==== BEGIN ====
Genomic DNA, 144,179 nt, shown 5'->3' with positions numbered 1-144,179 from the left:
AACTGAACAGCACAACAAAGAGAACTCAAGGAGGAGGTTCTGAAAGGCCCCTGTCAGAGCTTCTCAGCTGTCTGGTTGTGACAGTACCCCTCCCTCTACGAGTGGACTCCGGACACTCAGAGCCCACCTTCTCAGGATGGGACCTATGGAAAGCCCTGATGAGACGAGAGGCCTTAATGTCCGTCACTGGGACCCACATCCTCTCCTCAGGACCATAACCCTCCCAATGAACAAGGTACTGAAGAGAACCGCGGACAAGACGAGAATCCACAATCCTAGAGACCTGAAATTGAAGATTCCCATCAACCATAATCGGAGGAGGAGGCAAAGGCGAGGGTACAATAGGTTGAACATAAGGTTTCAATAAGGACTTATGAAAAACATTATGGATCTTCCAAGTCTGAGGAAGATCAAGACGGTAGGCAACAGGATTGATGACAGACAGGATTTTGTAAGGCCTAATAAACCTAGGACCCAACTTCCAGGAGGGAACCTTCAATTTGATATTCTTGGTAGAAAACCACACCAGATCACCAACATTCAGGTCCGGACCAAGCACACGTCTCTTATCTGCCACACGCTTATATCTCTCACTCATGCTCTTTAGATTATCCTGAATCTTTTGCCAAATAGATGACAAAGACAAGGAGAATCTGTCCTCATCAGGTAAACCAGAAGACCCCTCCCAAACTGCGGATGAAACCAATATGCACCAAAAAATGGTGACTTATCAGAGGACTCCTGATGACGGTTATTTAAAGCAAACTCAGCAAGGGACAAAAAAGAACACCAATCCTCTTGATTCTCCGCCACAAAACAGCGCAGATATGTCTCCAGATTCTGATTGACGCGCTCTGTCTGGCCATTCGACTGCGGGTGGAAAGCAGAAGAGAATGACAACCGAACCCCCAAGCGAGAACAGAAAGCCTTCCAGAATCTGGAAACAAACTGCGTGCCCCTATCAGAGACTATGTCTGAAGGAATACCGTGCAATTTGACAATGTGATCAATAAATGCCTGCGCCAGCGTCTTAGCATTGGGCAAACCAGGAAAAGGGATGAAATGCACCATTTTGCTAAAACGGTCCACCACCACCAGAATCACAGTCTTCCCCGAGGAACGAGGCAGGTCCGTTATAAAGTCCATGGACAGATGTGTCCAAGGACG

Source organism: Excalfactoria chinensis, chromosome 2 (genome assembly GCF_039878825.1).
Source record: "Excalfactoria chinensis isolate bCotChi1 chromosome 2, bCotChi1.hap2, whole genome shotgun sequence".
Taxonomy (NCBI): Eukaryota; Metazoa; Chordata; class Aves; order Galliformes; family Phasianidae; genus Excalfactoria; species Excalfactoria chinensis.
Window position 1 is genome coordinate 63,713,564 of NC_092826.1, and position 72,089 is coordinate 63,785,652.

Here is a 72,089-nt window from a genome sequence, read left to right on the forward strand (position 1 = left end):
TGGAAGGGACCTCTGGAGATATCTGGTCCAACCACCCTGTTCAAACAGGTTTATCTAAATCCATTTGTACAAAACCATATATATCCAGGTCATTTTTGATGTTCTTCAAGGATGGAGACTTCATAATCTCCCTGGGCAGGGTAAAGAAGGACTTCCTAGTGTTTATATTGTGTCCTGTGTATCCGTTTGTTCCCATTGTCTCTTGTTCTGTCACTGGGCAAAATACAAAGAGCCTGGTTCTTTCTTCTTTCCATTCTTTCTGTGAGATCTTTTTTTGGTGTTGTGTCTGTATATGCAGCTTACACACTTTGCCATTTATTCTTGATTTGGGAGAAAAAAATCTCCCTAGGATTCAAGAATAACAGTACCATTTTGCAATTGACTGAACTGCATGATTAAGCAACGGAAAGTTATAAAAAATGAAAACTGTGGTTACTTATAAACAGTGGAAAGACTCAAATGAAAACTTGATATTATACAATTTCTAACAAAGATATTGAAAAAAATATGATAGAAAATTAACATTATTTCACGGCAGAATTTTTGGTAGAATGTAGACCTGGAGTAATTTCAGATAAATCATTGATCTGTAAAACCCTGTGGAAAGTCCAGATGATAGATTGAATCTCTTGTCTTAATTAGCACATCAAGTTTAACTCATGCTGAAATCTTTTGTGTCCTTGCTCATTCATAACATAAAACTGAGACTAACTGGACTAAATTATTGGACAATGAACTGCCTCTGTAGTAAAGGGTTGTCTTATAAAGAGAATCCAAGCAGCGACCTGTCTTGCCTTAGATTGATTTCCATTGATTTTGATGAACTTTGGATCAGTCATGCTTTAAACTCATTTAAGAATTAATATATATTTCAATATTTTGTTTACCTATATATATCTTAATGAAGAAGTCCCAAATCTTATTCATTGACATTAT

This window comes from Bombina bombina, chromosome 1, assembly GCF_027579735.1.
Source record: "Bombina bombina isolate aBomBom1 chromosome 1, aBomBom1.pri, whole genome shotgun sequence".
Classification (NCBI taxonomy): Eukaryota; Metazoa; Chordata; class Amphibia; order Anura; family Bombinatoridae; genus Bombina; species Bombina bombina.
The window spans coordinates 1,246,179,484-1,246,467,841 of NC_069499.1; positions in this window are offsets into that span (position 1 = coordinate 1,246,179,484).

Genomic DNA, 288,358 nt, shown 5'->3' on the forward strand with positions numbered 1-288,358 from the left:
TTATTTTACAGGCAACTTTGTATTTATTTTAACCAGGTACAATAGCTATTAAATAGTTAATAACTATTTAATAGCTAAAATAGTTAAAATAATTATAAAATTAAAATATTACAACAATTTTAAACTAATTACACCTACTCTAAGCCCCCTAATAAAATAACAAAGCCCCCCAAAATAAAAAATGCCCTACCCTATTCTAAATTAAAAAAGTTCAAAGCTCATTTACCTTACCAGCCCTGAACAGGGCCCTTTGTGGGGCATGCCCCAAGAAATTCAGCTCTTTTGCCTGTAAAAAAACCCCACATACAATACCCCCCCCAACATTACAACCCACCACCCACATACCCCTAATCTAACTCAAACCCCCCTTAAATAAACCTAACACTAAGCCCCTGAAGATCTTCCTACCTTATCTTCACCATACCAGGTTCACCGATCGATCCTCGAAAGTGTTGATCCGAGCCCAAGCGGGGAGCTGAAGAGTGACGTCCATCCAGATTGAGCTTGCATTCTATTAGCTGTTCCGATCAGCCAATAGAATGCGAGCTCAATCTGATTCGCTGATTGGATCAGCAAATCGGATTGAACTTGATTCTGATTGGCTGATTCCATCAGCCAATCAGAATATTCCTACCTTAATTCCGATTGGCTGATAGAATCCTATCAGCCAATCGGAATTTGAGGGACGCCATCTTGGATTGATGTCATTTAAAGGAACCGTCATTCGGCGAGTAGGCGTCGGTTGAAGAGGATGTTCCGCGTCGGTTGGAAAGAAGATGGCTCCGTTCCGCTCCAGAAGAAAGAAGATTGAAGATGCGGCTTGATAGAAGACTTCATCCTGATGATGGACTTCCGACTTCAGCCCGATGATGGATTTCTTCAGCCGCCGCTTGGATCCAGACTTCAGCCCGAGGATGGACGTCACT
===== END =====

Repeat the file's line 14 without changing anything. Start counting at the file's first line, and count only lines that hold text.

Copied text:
TTATTTTACAGGCAACTTTGTATTTATTTTAACCAGGTACAATAGCTATTAAATAGTTAATAACTATTTAATAGCTAAAATAGTTAAAATAATTATAAAATTAAAATATTACAACAATTTTAAACTAATTACACCTACTCTAAGCCCCCTAATAAAATAACAAAGCCCCCCAAAATAAAAAATGCCCTACCCTATTCTAAATTAAAAAAGTTCAAAGCTCATTTACCTTACCAGCCCTGAACAGGGCCCTTTGTGGGGCATGCCCCAAGAAATTCAGCTCTTTTGCCTGTAAAAAAACCCCACATACAATACCCCCCCCAACATTACAACCCACCACCCACATACCCCTAATCTAACTCAAACCCCCCTTAAATAAACCTAACACTAAGCCCCTGAAGATCTTCCTACCTTATCTTCACCATACCAGGTTCACCGATCGATCCTCGAAAGTGTTGATCCGAGCCCAAGCGGGGAGCTGAAGAGTGACGTCCATCCAGATTGAGCTTGCATTCTATTAGCTGTTCCGATCAGCCAATAGAATGCGAGCTCAATCTGATTCGCTGATTGGATCAGCAAATCGGATTGAACTTGATTCTGATTGGCTGATTCCATCAGCCAATCAGAATATTCCTACCTTAATTCCGATTGGCTGATAGAATCCTATCAGCCAATCGGAATTTGAGGGACGCCATCTTGGATTGATGTCATTTAAAGGAACCGTCATTCGGCGAGTAGGCGTCGGTTGAAGAGGATGTTCCGCGTCGGTTGGAAAGAAGATGGCTCCGTTCCGCTCCAGAAGAAAGAAGATTGAAGATGCGGCTTGATAGAAGACTTCATCCTGATGATGGACTTCCGACTTCAGCCCGATGATGGATTTCTTCAGCCGCCGCTTGGATCCAGACTTCAGCCCGAGGATGGACGTCACT